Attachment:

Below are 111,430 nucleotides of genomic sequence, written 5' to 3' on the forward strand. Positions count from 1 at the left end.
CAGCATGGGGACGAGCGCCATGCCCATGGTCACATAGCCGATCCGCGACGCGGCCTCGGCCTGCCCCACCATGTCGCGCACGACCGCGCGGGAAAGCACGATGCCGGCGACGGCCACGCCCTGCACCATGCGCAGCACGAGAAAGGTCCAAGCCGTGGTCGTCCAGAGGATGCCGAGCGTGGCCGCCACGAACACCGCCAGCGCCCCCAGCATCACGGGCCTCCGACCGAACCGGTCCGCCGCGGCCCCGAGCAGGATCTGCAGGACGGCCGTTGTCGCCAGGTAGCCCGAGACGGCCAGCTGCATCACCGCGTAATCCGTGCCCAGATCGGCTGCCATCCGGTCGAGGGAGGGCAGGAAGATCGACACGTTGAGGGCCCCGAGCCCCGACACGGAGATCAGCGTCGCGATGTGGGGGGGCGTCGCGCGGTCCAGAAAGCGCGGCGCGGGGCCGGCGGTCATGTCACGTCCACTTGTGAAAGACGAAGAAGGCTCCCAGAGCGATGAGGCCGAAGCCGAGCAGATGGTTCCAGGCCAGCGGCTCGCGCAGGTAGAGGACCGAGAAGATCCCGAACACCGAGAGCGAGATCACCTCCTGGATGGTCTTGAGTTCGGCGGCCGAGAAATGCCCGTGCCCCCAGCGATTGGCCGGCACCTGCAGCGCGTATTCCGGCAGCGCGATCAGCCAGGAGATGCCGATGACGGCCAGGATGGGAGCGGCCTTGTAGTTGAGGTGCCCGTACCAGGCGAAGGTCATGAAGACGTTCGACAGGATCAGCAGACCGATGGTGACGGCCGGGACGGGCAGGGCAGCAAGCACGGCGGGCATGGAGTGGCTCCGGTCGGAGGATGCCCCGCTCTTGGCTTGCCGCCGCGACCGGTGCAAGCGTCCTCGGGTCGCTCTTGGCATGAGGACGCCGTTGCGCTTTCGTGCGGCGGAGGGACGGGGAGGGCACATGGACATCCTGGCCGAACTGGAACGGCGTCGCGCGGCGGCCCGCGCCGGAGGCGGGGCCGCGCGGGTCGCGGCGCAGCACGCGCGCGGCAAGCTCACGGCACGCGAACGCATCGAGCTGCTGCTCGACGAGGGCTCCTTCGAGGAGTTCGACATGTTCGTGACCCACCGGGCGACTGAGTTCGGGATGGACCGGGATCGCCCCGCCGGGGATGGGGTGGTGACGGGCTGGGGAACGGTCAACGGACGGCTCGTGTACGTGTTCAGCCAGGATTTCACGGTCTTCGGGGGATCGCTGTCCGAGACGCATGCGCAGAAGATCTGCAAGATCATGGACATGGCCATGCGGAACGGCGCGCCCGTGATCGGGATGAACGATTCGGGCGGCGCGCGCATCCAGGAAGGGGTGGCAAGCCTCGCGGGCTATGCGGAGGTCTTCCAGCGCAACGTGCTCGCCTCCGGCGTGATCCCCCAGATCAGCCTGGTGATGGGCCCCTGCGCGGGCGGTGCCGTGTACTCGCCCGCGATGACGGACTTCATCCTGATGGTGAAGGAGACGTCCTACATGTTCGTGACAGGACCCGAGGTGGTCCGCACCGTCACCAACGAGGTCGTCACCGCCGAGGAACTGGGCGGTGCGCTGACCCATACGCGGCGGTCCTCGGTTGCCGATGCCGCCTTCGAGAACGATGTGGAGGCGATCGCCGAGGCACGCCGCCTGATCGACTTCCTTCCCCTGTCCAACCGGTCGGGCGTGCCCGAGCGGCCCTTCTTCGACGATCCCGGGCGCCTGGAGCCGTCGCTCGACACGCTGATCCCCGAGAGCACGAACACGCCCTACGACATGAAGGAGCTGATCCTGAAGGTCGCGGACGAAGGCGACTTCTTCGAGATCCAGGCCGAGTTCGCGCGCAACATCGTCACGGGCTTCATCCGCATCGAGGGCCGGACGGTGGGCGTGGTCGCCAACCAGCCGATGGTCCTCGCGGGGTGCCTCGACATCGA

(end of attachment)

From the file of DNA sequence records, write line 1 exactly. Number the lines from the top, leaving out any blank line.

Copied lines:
Below are 111,430 nucleotides of genomic sequence, written 5' to 3' on the forward strand. Positions count from 1 at the left end.